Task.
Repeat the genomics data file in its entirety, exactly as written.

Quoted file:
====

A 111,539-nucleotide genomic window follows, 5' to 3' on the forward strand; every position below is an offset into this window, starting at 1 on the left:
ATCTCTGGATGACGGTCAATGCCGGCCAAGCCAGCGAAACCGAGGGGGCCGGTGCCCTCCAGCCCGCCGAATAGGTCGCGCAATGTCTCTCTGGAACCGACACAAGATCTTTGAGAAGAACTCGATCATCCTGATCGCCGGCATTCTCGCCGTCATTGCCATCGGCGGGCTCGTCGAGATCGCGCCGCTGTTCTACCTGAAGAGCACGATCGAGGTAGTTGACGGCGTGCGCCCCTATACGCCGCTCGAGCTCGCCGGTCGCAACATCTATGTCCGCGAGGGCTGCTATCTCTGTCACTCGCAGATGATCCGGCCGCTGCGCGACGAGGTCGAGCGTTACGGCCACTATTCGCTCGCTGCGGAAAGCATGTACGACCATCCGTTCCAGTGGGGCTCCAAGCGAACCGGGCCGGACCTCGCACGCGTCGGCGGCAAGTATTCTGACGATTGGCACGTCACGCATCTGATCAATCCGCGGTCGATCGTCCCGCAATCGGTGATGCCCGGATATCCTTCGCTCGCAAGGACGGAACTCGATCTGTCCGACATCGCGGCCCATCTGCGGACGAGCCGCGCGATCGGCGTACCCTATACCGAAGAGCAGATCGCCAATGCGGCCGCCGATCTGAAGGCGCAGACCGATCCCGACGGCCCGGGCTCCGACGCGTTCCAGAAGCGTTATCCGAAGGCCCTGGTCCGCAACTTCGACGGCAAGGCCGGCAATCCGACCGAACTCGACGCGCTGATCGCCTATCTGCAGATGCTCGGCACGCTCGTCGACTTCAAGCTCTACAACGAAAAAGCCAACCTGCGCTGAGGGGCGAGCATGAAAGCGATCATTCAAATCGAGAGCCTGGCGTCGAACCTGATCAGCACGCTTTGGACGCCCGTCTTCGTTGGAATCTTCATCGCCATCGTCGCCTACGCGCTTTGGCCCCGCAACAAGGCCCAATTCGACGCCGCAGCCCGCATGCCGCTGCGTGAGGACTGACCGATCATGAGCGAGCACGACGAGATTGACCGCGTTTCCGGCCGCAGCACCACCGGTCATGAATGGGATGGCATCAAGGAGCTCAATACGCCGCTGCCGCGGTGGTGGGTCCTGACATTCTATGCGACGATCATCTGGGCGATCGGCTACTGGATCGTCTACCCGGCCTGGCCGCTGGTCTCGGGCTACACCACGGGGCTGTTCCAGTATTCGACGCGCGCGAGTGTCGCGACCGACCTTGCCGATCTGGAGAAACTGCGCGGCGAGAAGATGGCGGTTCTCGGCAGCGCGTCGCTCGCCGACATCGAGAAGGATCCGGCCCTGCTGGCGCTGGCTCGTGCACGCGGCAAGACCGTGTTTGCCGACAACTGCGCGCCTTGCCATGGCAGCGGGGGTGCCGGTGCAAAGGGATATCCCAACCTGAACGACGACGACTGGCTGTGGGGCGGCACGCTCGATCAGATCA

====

A 111,539-nucleotide genomic window follows, 5' to 3' on the forward strand; every position below is an offset into this window, starting at 1 on the left:
ATCTCTGGATGACGGTCAATGCCGGCCAAGCCAGCGAAACCGAGGGGGCCGGTGCCCTCCAGCCCGCCGAATAGGTCGCGCAATGTCTCTCTGGAACCGACACAAGATCTTTGAGAAGAACTCGATCATCCTGATCGCCGGCATTCTCGCCGTCATTGCCATCGGCGGGCTCGTCGAGATCGCGCCGCTGTTCTACCTGAAGAGCACGATCGAGGTAGTTGACGGCGTGCGCCCCTATACGCCGCTCGAGCTCGCCGGTCGCAACATCTATGTCCGCGAGGGCTGCTATCTCTGTCACTCGCAGATGATCCGGCCGCTGCGCGACGAGGTCGAGCGTTACGGCCACTATTCGCTCGCTGCGGAAAGCATGTACGACCATCCGTTCCAGTGGGGCTCCAAGCGAACCGGGCCGGACCTCGCACGCGTCGGCGGCAAGTATTCTGACGATTGGCACGTCACGCATCTGATCAATCCGCGGTCGATCGTCCCGCAATCGGTGATGCCCGGATATCCTTCGCTCGCAAGGACGGAACTCGATCTGTCCGACATCGCGGCCCATCTGCGGACGAGCCGCGCGATCGGCGTACCCTATACCGAAGAGCAGATCGCCAATGCGGCCGCCGATCTGAAGGCGCAGACCGATCCCGACGGCCCGGGCTCCGACGCGTTCCAGAAGCGTTATCCGAAGGCCCTGGTCCGCAACTTCGACGGCAAGGCCGGCAATCCGACCGAACTCGACGCGCTGATCGCCTATCTGCAGATGCTCGGCACGCTCGTCGACTTCAAGCTCTACAACGAAAAAGCCAACCTGCGCTGAGGGGCGAGCATGAAAGCGATCATTCAAATCGAGAGCCTGGCGTCGAACCTGATCAGCACGCTTTGGACGCCCGTCTTCGTTGGAATCTTCATCGCCATCGTCGCCTACGCGCTTTGGCCCCGCAACAAGGCCCAATTCGACGCCGCAGCCCGCATGCCGCTGCGTGAGGACTGACCGATCATGAGCGAGCACGACGAGATTGACCGCGTTTCCGGCCGCAGCACCACCGGTCATGAATGGGATGGCATCAAGGAGCTCAATACGCCGCTGCCGCGGTGGTGGGTCCTGACATTCTATGCGACGATCATCTGGGCGATCGGCTACTGGATCGTCTACCCGGCCTGGCCGCTGGTCTCGGGCTACACCACGGGGCTGTTCCAGTATTCGACGCGCGCGAGTGTCGCGACCGACCTTGCCGATCTGGAGAAACTGCGCGGCGAGAAGATGGCGGTTCTCGGCAGCGCGTCGCTCGCCGACATCGAGAAGGATCCGGCCCTGCTGGCGCTGGCTCGTGCACGCGGCAAGACCGTGTTTGCCGACAACTGCGCGCCTTGCCATGGCAGCGGGGGTGCCGGTGCAAAGGGATATCCCAACCTGAACGACGACGACTGGCTGTGGGGCGGCACGCTCGATCAGATCA